Everybody knows that Fox News is unfair and unbalanced. But nobody ever said Roger Ailes and company aren't smart. Look how they sucked HuffingtonPost.com right in with staffers making outraged comments about Obama-bashing at their own network. Now, of course, they say it was all a joke. I say, the Chris Wallace thing was, too. Of course, here I am, posting about it. It's all show business, folks.
...don't even ignore 'em.
-- Samuel Goldwyn
Monday, March 24, 2008
Sunday, March 23, 2008
How many four-year cycles have we prayed for presidential candidates who speak from their cuffs? From their minds, at least, maybe even their hearts? We have one of each this year: Barack Obama and John McCain. Sorry, Hillary, you haven't done it this time -- not enough, anyway, as Frank Rich asserts.
Tuesday, March 11, 2008
Oh, he may not quit, and probably won't be impeached, or whatever you might do to a wayward governor. But he's as gone as if he'd just signed on for a one-way trip to the space station. The most painful thing to watch yesterday was Governor Spitzer's good wife standing by his side as he read his soulless apology to assembled news types. No, she didn't look like the stand-by-your-man type. She looked solid and unbending. She was not presenting the loyal wife face. Still, there she was, showing up for public humiliation. Elliot's stupidity doesn't top Bill Clinton's, only on the basis of rank. Just once, however, I'd like to see one of these bastards show up for his press conference without the wife. She shoulda said no. You're on you own, dude.
Friday, February 29, 2008
May the phenomenon of metaphysical blow-back that has whisked Dr. (non-practicing-non-rowing) Jarvik out of our lives likewise propel Eli Lilly and Co. and their heart-rending and brilliantly scored Cymbalta TV commercials into deserved oblivion. If traffic on this Website is any measure, people are still captured and intrigued -- haunted, even -- by the quasi-classical music of these antidepressant pitches. All the direct-to-user TV advertising for prescription remedies has so muddied the practice of medicine that formerly important, potent, risk-managed drugs are now sold like Preparation H. All those mumbled voice-over warnings about side effects, including really serious, life threatening ones -- even four hour erections (you don't want to know how they fix that) -- go right past us and we run to our docs asking for them. We take responsibility for our own care, now don't we. So we have only ourselves to blame. And now that studies are saying antidpressants, maybe, work no better than sugar pills against depression, hell, we might as well be swigging Lydia E. Pinkham's. It's at least got an alcoholic side effect to make up for the taste. And has all this made us trust the FDA more? I saw a commercial that used "...and it's FDA approved..." like it was a recommendation. I'd think twice about that. Yes, bring on the karma. This is the way America takes care of problems of misrepresentation and just plain BS. Very Republican. Expose the hype and let the marketplace decide.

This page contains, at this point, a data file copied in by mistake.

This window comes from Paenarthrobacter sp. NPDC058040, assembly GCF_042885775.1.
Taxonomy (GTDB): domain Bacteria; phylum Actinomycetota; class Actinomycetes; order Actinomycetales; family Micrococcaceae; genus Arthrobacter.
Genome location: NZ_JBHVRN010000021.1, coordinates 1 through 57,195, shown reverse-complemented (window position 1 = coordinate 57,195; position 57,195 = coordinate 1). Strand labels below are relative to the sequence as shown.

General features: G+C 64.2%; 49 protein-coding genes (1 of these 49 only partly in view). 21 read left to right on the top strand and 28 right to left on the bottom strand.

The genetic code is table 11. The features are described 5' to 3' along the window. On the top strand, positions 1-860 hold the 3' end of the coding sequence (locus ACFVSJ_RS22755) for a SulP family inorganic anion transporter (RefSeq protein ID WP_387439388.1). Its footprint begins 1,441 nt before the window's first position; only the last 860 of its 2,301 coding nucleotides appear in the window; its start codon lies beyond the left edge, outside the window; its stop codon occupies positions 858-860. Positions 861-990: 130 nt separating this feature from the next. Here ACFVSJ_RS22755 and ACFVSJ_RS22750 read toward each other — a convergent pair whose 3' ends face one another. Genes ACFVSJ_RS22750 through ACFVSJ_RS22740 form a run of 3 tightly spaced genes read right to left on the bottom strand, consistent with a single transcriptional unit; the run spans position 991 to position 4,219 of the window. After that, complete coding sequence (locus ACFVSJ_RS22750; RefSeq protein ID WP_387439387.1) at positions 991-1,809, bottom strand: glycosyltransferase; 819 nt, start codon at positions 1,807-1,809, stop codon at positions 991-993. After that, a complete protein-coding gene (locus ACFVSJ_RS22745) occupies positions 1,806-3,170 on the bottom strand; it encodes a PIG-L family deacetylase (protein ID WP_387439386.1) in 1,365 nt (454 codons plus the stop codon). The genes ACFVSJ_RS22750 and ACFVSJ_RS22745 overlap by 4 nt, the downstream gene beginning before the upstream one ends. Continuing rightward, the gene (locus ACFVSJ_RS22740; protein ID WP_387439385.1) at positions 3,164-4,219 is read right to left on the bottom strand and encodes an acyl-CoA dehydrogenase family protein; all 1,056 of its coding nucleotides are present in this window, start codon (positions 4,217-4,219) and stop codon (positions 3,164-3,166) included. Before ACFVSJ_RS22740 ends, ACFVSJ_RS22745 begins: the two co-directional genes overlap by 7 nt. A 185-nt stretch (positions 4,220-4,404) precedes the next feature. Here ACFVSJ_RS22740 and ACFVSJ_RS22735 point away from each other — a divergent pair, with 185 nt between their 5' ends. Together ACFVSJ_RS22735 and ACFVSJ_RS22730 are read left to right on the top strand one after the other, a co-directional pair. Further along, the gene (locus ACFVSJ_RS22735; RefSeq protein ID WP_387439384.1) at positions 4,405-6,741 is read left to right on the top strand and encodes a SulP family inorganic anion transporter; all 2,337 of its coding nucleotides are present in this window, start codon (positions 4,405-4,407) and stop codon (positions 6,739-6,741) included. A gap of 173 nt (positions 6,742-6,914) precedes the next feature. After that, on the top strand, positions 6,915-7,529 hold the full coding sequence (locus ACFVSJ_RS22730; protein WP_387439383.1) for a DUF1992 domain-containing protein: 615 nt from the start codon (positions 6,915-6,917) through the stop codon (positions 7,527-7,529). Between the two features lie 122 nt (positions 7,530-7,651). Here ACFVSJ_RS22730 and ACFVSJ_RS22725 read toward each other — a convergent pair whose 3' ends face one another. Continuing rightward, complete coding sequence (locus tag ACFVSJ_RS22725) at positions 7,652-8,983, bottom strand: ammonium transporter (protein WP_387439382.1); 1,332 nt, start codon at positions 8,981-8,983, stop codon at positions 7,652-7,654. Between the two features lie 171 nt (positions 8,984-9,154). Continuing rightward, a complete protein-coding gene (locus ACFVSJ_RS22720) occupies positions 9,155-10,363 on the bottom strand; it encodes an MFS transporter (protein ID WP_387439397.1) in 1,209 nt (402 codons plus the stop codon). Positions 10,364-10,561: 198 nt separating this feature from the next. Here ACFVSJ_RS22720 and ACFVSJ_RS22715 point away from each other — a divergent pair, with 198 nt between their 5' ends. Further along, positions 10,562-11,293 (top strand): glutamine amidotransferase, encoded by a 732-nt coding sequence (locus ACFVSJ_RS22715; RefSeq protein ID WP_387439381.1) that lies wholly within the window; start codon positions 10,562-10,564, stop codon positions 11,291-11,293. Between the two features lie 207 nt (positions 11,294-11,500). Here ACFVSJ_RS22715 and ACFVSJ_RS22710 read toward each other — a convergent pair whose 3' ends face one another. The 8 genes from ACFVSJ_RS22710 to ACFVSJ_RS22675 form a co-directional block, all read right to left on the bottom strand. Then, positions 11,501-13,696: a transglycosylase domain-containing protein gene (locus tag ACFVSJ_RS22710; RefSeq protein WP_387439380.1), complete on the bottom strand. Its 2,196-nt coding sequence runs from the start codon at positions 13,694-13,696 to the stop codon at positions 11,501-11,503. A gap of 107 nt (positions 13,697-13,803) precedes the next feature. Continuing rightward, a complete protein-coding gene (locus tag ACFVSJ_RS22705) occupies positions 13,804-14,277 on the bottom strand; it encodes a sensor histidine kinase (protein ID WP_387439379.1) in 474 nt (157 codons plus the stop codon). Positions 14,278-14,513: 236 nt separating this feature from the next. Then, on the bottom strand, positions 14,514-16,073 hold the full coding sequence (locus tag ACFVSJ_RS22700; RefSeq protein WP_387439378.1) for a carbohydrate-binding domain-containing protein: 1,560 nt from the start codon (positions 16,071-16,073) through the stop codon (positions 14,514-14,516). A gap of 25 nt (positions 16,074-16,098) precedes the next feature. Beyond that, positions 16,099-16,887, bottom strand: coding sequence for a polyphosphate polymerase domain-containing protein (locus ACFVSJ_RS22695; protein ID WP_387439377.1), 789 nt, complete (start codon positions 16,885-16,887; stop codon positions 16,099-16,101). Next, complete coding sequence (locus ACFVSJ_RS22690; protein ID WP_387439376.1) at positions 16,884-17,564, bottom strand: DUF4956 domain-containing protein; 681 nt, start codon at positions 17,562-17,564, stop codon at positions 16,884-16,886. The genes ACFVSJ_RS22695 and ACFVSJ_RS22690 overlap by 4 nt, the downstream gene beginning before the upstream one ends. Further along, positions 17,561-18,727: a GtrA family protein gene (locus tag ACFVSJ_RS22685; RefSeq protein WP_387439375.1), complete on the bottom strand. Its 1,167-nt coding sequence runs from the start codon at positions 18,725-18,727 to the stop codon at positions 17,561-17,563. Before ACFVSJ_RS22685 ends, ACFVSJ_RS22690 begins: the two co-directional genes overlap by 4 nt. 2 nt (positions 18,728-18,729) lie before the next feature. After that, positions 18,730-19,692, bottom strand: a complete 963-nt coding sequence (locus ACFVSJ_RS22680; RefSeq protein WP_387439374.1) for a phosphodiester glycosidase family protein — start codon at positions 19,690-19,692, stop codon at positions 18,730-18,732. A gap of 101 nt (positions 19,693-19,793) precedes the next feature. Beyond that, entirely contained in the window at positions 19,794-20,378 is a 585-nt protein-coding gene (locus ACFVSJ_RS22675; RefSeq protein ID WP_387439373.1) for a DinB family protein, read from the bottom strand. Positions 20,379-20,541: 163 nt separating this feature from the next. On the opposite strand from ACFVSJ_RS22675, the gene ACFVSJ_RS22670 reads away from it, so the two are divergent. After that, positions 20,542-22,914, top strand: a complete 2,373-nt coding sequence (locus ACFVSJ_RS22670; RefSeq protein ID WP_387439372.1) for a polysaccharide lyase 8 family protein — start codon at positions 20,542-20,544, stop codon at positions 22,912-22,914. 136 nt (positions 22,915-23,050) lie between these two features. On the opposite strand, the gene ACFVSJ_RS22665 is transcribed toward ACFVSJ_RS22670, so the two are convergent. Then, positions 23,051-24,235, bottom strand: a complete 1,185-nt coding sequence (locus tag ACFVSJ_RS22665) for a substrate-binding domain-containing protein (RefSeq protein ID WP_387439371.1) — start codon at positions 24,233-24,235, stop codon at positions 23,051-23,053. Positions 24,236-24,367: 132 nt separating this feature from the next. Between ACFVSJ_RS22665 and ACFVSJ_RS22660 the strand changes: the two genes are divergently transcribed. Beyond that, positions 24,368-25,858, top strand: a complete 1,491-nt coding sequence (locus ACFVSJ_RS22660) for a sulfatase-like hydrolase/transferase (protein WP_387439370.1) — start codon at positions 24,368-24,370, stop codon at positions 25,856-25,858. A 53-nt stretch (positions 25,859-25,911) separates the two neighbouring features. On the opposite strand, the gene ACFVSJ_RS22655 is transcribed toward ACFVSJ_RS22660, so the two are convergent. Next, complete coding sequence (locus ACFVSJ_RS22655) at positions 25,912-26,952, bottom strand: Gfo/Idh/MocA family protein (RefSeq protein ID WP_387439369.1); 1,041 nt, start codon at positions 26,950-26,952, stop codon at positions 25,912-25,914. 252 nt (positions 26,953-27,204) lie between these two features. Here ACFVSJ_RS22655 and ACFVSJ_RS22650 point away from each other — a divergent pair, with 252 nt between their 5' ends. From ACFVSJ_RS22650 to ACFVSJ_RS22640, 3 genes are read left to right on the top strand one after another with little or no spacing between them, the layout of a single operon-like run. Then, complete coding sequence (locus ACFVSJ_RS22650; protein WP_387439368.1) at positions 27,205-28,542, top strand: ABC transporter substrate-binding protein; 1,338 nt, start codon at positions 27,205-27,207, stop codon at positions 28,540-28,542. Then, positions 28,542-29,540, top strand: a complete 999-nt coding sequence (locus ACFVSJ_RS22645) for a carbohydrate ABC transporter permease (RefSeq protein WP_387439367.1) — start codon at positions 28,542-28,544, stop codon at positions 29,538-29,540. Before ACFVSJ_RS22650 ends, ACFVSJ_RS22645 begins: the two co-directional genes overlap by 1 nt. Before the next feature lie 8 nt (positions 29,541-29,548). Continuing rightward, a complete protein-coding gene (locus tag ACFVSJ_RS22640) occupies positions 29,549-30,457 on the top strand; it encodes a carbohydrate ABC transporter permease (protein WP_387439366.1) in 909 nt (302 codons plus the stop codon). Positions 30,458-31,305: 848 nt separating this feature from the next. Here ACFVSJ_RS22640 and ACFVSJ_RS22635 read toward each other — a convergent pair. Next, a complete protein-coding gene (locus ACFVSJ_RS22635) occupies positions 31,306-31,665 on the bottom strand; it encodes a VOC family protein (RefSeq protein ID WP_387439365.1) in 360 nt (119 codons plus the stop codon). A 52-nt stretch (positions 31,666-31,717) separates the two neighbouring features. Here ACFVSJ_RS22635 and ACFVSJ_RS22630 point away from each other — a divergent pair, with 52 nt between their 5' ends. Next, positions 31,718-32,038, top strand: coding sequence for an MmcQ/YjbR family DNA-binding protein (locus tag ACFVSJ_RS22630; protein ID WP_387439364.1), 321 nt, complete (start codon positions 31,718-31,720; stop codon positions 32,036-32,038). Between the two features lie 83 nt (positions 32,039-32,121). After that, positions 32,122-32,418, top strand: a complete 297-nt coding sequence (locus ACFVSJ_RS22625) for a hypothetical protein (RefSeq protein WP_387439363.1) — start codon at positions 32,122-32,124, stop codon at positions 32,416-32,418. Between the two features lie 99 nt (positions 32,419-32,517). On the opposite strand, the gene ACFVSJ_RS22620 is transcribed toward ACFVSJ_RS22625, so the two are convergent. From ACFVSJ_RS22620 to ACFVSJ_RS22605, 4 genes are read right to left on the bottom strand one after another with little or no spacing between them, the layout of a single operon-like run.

Wednesday, February 27, 2008
I've been rethinking. They say Robert Jarvik's contract to do Lipitor commercials was two years, and the pay: $1.35 million. Consider, please: that's about $650K a year, for quite a few quite complex film camera shoots, on location in many parts of the country -- he was in attendance at that lake, though he didn't row. Plus all the rest of the accompanying folderol involved in being a celebrity spokesman.
It must have been a fairly intense part-time job. For a guy who's running his own company, that's quite a commitment. He must have imagined the exposure would be worth millions more to him in the development of his company, on the worldwide money markets. So, for all this, he put his medical-health reputation -- which even he must have known was not close to that of, say Michael DeBakey -- on the line. However he must have looked at it, he stood to win big, and couldn't lose. Sadly, I suspect he still thinks so.
Nobody ever called Howard Schultz stupid. Yesterday's very public training shutdown got Starbucks gazillions of dollars in media coverage, as befits an iconic company. He got the full attention of all his employees, in the most positive way possible -- attention being paid to them as first priority. I could crow all day about the brilliance of this move. Above all, it's honest. We've got problems: watch us fix them. Take notice, Pfizer. How about a little candor, double-tall.